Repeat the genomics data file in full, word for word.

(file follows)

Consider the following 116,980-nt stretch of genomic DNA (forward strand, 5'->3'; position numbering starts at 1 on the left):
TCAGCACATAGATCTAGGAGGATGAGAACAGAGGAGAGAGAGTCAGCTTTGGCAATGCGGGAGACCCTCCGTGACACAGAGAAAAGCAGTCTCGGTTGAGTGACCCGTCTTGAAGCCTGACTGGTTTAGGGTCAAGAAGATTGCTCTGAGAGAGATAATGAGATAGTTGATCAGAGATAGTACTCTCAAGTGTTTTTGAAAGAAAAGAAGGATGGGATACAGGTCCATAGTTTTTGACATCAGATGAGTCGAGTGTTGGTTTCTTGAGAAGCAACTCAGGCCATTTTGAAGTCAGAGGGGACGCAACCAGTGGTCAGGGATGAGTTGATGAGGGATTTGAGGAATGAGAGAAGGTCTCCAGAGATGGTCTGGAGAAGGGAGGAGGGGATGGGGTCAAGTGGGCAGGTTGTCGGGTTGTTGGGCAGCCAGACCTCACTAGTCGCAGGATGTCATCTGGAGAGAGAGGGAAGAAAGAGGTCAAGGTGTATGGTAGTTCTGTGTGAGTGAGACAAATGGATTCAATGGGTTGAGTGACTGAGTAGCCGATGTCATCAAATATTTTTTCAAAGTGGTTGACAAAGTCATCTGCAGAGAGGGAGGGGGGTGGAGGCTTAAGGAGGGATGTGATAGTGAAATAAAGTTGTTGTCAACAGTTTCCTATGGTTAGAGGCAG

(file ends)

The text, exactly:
Consider the following 116,980-nt stretch of genomic DNA (forward strand, 5'->3'; position numbering starts at 1 on the left):
TCAGCACATAGATCTAGGAGGATGAGAACAGAGGAGAGAGAGTCAGCTTTGGCAATGCGGGAGACCCTCCGTGACACAGAGAAAAGCAGTCTCGGTTGAGTGACCCGTCTTGAAGCCTGACTGGTTTAGGGTCAAGAAGATTGCTCTGAGAGAGATAATGAGATAGTTGATCAGAGATAGTACTCTCAAGTGTTTTTGAAAGAAAAGAAGGATGGGATACAGGTCCATAGTTTTTGACATCAGATGAGTCGAGTGTTGGTTTCTTGAGAAGCAACTCAGGCCATTTTGAAGTCAGAGGGGACGCAACCAGTGGTCAGGGATGAGTTGATGAGGGATTTGAGGAATGAGAGAAGGTCTCCAGAGATGGTCTGGAGAAGGGAGGAGGGGATGGGGTCAAGTGGGCAGGTTGTCGGGTTGTTGGGCAGCCAGACCTCACTAGTCGCAGGATGTCATCTGGAGAGAGAGGGAAGAAAGAGGTCAAGGTGTATGGTAGTTCTGTGTGAGTGAGACAAATGGATTCAATGGGTTGAGTGACTGAGTAGCCGATGTCATCAAATATTTTTTCAAAGTGGTTGACAAAGTCATCTGCAGAGAGGGAGGGGGGTGGAGGCTTAAGGAGGGATGTGATAGTGAAATAAAGTTGTTGTCAACAGTTTCCTATGGTTAGAGGCAG